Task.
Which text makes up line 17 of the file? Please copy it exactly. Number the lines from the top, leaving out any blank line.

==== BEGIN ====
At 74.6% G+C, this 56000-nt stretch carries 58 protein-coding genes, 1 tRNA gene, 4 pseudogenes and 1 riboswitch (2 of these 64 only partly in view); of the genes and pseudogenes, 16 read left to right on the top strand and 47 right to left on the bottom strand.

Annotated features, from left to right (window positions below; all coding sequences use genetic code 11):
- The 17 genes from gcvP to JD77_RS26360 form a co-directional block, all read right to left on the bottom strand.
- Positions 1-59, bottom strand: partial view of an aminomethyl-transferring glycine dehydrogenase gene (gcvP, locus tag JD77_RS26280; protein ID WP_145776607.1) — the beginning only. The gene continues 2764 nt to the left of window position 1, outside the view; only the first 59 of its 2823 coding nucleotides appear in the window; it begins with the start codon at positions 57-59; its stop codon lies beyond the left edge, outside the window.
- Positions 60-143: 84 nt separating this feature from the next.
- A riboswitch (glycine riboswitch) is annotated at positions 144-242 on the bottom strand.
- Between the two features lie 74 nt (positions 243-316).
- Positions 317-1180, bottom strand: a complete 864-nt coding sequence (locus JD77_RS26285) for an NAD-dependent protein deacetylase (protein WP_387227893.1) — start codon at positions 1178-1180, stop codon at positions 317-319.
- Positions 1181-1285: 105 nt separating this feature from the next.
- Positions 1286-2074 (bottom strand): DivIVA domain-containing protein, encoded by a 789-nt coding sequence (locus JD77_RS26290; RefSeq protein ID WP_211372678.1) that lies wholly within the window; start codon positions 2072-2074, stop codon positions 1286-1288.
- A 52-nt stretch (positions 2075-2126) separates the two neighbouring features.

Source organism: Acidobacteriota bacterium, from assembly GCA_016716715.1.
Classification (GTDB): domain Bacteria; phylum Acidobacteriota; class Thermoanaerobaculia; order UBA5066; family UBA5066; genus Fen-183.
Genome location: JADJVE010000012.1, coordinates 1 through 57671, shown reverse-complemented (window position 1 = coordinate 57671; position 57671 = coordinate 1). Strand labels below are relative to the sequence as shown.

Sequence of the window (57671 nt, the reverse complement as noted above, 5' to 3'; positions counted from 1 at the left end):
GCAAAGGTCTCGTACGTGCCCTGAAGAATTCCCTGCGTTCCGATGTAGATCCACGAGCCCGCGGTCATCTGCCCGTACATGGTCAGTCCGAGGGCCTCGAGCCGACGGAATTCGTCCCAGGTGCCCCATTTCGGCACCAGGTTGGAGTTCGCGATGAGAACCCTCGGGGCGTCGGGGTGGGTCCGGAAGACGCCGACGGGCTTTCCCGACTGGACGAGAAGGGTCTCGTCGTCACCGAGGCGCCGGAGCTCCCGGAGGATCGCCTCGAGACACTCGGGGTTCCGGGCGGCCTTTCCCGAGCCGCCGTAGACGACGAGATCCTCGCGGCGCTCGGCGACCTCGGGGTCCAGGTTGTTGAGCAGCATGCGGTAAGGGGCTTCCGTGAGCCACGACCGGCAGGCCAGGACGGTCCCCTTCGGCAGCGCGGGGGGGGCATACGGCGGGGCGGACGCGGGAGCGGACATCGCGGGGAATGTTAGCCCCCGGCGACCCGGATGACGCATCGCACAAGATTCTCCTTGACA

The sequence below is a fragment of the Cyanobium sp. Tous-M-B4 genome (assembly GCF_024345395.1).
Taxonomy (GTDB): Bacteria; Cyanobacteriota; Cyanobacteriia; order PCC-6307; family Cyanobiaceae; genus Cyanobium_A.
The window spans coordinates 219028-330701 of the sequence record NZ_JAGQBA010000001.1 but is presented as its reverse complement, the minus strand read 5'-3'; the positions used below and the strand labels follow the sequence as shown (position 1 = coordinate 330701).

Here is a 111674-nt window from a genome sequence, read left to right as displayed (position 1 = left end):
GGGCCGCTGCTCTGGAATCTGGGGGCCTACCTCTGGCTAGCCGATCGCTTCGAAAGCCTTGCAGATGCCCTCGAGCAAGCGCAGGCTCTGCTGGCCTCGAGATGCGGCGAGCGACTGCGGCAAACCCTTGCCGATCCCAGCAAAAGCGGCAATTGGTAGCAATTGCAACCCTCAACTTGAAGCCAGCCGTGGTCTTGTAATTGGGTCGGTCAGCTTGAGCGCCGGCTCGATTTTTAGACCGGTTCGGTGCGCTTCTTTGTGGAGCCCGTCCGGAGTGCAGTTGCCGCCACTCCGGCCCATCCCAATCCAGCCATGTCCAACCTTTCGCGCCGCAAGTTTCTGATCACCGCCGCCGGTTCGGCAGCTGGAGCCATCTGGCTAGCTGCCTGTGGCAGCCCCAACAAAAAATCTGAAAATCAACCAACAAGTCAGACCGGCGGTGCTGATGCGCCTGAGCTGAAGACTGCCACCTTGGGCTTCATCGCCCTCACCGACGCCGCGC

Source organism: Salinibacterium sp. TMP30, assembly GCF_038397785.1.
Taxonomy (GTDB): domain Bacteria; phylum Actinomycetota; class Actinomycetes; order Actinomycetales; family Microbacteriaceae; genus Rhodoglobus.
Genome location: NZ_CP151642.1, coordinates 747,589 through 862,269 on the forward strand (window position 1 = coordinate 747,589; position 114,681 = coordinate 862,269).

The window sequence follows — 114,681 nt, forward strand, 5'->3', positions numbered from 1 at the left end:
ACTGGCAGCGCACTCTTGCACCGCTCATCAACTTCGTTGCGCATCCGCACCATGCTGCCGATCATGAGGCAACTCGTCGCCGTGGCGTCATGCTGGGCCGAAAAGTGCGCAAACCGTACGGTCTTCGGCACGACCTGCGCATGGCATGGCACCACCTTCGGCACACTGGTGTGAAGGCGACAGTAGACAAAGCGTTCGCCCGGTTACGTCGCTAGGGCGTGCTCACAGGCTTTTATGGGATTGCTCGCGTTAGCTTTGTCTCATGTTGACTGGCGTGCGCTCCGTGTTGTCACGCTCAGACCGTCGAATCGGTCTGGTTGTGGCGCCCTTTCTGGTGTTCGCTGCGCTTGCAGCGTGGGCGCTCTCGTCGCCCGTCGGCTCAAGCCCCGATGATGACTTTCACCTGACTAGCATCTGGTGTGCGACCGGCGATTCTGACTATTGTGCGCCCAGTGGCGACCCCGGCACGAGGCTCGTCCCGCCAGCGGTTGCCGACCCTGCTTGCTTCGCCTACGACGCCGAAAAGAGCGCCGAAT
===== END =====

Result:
The sequence below is a fragment of the Cyanobium sp. Tous-M-B4 genome (assembly GCF_024345395.1).